Investigative Journalism is a form of journalism in which reporters go in-depth to investigate a single story that may uncover corruption, review government policies or of corporate houses, or draw attention to social, economic, political or cultural trends. An investigative journalist, or team of journalists, may spend months or years researching a single topic. Unlike conventional reporting, where reporters rely on materials supplied by the government, NGOs and other agencies, investigative reporting depends on material gathered through the reporter’s own initiative. The practice aims at exposing public matters that are otherwise concealed, either deliberately or accidently.
Investigative journalism requires the reporter to dig deeply into an issue or topic of public interest. ‘Public interest’ refers to a quality whereby a community will be disadvantaged by not knowing this information, or will benefit (either materially or through informed decision-making) by knowing it. Sometimes, information that benefits one community may disadvantage another. For example, forest-dwellers can demand better prices if they know the market value of trees that logging companies want to fell. Of course, the logging industry does not want this information revealed, as tree prices will rise. An entire country need not be affected by the story and indeed, ‘public interest’ is often differentiated from ‘national interest’. Latter term is sometimes used by governments to justify illegal, dangerous or unethical acts or to discourage journalists from reporting on a significant problem.
Investigative journalism is not instantaneous. It develops through recognised stages of planning, researching and reporting, and has to adhere to accepted standards of accuracy and evidence. The base of an investigative story is the proactive work of a journalist and, where resources permit, his or her team. After receiving a story tip, journalists develop hypotheses, plan additional research, decide on the relevant questions, and go out to investigate them. They must compile evidence by witnessing and analysing answers for themselves, such that they go far beyond simply verifying the tip. The final story should reveal new information or assemble previously available information in a new way to reveal its significance. A single source can provide fascinating revelations, access to insights and information that would otherwise be hidden. But until the story from that source is cross-checked against other sources – experiential, documentary and human – and its meaning is explored, it does not classify as investigation.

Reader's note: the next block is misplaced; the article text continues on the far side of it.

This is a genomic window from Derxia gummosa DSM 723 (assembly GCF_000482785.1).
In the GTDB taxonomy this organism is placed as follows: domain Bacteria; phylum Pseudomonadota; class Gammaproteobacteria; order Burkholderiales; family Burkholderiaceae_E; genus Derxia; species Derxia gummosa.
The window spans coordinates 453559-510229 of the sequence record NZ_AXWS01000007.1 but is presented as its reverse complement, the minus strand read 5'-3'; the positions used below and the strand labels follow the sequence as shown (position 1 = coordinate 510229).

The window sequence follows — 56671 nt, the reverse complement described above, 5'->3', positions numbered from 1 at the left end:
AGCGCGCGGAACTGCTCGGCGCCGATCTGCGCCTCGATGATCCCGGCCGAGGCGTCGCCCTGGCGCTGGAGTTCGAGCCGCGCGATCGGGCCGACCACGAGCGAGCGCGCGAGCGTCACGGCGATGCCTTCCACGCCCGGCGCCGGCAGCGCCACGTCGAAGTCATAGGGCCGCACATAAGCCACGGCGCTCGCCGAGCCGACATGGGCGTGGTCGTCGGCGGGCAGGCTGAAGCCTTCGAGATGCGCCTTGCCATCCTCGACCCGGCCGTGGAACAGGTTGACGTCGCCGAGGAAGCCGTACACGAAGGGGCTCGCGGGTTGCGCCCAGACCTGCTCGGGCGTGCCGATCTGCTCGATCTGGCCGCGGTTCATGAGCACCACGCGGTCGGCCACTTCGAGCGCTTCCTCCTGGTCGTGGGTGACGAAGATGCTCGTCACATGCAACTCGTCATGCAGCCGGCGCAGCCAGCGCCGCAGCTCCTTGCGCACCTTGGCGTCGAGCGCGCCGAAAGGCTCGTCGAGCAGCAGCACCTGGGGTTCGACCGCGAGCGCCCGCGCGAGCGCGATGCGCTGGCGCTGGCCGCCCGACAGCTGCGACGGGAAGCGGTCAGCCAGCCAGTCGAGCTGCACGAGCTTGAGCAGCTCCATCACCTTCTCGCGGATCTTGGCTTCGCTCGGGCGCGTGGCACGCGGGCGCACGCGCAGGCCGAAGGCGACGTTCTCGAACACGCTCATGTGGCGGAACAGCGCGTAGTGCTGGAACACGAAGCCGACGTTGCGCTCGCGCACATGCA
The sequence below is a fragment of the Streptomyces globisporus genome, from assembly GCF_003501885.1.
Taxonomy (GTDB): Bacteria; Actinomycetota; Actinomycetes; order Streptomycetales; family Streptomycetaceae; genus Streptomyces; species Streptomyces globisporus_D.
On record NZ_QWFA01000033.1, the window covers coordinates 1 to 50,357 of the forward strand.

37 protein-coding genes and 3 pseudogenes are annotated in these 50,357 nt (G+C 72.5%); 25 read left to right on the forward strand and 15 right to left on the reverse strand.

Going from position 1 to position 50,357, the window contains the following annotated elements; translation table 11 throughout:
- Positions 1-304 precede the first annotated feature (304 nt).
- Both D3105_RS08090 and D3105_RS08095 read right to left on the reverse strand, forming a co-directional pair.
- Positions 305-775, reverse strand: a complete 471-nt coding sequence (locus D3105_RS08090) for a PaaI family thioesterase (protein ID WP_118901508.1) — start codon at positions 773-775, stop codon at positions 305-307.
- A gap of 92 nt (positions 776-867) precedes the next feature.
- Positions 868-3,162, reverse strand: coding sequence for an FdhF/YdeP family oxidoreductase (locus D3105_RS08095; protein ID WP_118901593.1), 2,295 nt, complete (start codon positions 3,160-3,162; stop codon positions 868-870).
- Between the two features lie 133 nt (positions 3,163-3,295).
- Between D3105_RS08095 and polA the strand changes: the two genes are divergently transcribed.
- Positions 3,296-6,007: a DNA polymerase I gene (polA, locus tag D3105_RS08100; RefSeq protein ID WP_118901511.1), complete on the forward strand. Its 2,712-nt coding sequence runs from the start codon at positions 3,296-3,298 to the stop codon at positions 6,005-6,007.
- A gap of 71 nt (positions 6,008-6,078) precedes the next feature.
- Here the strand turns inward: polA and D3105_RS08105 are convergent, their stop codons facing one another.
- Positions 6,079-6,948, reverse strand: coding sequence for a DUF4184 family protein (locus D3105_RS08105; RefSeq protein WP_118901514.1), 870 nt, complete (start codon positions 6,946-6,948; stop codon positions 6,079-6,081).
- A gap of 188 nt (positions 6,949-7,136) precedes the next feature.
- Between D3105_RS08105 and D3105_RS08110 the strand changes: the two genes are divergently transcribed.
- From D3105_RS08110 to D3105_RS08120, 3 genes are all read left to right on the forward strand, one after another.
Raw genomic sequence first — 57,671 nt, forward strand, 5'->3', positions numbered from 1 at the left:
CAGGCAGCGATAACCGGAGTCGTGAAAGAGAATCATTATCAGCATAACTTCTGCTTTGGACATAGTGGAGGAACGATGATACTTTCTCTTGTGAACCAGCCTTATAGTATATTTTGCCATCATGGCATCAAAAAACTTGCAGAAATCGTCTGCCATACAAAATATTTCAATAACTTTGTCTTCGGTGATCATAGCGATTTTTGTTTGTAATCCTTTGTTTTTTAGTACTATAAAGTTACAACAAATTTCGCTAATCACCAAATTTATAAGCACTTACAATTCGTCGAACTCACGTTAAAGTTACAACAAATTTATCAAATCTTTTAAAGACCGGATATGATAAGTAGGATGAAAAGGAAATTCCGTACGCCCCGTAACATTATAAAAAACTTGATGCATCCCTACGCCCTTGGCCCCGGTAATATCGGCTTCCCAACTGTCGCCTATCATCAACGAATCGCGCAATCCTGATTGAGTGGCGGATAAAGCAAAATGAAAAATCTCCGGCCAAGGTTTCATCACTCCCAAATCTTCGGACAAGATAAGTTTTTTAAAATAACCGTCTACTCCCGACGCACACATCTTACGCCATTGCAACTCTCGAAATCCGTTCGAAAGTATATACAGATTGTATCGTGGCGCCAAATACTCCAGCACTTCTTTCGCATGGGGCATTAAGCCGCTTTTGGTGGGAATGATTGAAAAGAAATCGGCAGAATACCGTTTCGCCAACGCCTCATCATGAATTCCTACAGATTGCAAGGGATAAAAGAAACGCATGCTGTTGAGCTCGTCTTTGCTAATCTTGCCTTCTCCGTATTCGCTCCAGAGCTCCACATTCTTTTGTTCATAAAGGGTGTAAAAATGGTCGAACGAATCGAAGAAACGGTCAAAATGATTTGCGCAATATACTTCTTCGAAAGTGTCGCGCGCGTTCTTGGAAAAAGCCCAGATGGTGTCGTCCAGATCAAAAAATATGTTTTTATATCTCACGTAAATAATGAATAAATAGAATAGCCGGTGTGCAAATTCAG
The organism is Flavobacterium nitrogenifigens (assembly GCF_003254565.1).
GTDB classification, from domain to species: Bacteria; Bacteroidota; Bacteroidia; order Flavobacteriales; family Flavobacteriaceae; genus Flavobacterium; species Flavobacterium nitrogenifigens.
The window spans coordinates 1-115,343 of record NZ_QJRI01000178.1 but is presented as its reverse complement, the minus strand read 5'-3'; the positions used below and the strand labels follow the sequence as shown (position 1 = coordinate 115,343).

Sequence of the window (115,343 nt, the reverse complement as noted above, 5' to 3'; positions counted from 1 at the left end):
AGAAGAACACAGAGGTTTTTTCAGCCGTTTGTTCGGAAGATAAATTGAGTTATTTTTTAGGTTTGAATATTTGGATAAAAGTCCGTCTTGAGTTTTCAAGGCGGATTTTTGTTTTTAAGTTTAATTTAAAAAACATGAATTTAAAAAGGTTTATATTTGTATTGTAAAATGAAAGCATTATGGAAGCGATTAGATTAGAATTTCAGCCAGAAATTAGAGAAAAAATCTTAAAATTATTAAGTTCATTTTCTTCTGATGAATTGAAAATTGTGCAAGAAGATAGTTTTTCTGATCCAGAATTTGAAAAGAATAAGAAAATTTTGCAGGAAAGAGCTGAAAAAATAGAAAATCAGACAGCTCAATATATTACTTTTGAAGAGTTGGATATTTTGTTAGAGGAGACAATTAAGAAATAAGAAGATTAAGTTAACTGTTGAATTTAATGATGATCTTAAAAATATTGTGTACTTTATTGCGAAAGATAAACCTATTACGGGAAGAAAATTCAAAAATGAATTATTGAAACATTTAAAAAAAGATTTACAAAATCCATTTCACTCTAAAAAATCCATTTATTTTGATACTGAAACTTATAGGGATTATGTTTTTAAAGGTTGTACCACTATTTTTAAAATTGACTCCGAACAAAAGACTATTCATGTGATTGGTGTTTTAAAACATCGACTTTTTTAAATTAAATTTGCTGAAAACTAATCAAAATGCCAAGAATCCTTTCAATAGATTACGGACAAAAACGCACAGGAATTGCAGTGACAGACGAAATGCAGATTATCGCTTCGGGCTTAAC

Investigative reporting calls for greater resources, team work and more time than a routine news report. Many stories are the result of team investigations. But this poses problems for small, local and community publications with limited time, money, staff or specialised skills. A journalist may need to seek grants to support an investigation and learn to tap the skills of individuals outside the newsroom to help with specialist expertise.
Congolese Journalist Sage-Fidèle Gayala puts forward the arguments for and against team work:
‘It can be productive to work in a small team, where you have established that each participant has a useful specialisation. One can do the investigation on the ground, another can specialise in research and compiling documentation and the third in writing up the story. A team has a good chance of working quickly and breaking a story in a timely fashion. But we must also recognise that many newsrooms in the countries where we work are not clean. Newsroom players can be drawn in many ways into the traps laid by industry, business or policy-makers, whether these involve threats or “buying” journalists. Even many of our newspapers themselves have dubious origins, having been given start-up funding by one interest group or another. Editors are primary targets, and sometimes the main offenders, and when working in such a context a young journalist will have great difficulty in completing an investigative project.’